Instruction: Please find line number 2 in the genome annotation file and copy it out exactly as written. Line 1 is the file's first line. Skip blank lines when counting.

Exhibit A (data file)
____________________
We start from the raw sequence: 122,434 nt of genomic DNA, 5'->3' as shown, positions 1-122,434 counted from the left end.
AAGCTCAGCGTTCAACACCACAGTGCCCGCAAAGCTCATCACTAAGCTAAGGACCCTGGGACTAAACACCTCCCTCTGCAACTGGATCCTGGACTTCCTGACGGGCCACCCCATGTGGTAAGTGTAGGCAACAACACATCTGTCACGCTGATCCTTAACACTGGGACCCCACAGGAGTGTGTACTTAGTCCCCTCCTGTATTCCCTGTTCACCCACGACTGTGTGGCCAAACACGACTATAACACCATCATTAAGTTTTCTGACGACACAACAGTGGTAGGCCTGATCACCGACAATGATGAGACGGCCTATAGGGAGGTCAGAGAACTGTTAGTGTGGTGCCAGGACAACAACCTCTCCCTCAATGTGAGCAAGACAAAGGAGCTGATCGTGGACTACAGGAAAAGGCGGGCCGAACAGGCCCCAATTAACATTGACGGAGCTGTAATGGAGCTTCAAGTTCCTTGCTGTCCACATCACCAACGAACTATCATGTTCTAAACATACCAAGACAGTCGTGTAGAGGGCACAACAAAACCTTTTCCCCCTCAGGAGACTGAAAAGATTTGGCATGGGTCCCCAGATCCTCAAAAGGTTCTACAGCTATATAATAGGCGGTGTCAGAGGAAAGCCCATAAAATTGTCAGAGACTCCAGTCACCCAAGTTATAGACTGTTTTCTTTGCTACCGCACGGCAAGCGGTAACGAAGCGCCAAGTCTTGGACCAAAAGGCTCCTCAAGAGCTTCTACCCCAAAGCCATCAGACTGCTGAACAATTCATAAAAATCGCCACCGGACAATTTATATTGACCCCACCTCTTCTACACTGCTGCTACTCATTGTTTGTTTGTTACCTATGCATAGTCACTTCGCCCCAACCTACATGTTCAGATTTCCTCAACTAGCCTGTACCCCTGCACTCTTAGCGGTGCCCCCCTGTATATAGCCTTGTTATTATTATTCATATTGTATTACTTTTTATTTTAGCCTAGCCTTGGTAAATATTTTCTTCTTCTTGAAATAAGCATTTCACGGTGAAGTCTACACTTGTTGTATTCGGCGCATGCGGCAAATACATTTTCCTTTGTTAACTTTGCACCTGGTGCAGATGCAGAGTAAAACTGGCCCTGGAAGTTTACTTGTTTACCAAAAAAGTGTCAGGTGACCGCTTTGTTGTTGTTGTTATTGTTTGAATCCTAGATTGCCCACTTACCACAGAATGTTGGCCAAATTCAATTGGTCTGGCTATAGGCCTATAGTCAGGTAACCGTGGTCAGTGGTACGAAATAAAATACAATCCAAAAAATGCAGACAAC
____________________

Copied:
AAGCTCAGCGTTCAACACCACAGTGCCCGCAAAGCTCATCACTAAGCTAAGGACCCTGGGACTAAACACCTCCCTCTGCAACTGGATCCTGGACTTCCTGACGGGCCACCCCATGTGGTAAGTGTAGGCAACAACACATCTGTCACGCTGATCCTTAACACTGGGACCCCACAGGAGTGTGTACTTAGTCCCCTCCTGTATTCCCTGTTCACCCACGACTGTGTGGCCAAACACGACTATAACACCATCATTAAGTTTTCTGACGACACAACAGTGGTAGGCCTGATCACCGACAATGATGAGACGGCCTATAGGGAGGTCAGAGAACTGTTAGTGTGGTGCCAGGACAACAACCTCTCCCTCAATGTGAGCAAGACAAAGGAGCTGATCGTGGACTACAGGAAAAGGCGGGCCGAACAGGCCCCAATTAACATTGACGGAGCTGTAATGGAGCTTCAAGTTCCTTGCTGTCCACATCACCAACGAACTATCATGTTCTAAACATACCAAGACAGTCGTGTAGAGGGCACAACAAAACCTTTTCCCCCTCAGGAGACTGAAAAGATTTGGCATGGGTCCCCAGATCCTCAAAAGGTTCTACAGCTATATAATAGGCGGTGTCAGAGGAAAGCCCATAAAATTGTCAGAGACTCCAGTCACCCAAGTTATAGACTGTTTTCTTTGCTACCGCACGGCAAGCGGTAACGAAGCGCCAAGTCTTGGACCAAAAGGCTCCTCAAGAGCTTCTACCCCAAAGCCATCAGACTGCTGAACAATTCATAAAAATCGCCACCGGACAATTTATATTGACCCCACCTCTTCTACACTGCTGCTACTCATTGTTTGTTTGTTACCTATGCATAGTCACTTCGCCCCAACCTACATGTTCAGATTTCCTCAACTAGCCTGTACCCCTGCACTCTTAGCGGTGCCCCCCTGTATATAGCCTTGTTATTATTATTCATATTGTATTACTTTTTATTTTAGCCTAGCCTTGGTAAATATTTTCTTCTTCTTGAAATAAGCATTTCACGGTGAAGTCTACACTTGTTGTATTCGGCGCATGCGGCAAATACATTTTCCTTTGTTAACTTTGCACCTGGTGCAGATGCAGAGTAAAACTGGCCCTGGAAGTTTACTTGTTTACCAAAAAAGTGTCAGGTGACCGCTTTGTTGTTGTTGTTATTGTTTGAATCCTAGATTGCCCACTTACCACAGAATGTTGGCCAAATTCAATTGGTCTGGCTATAGGCCTATAGTCAGGTAACCGTGGTCAGTGGTACGAAATAAAATACAATCCAAAAAATGCAGACAAC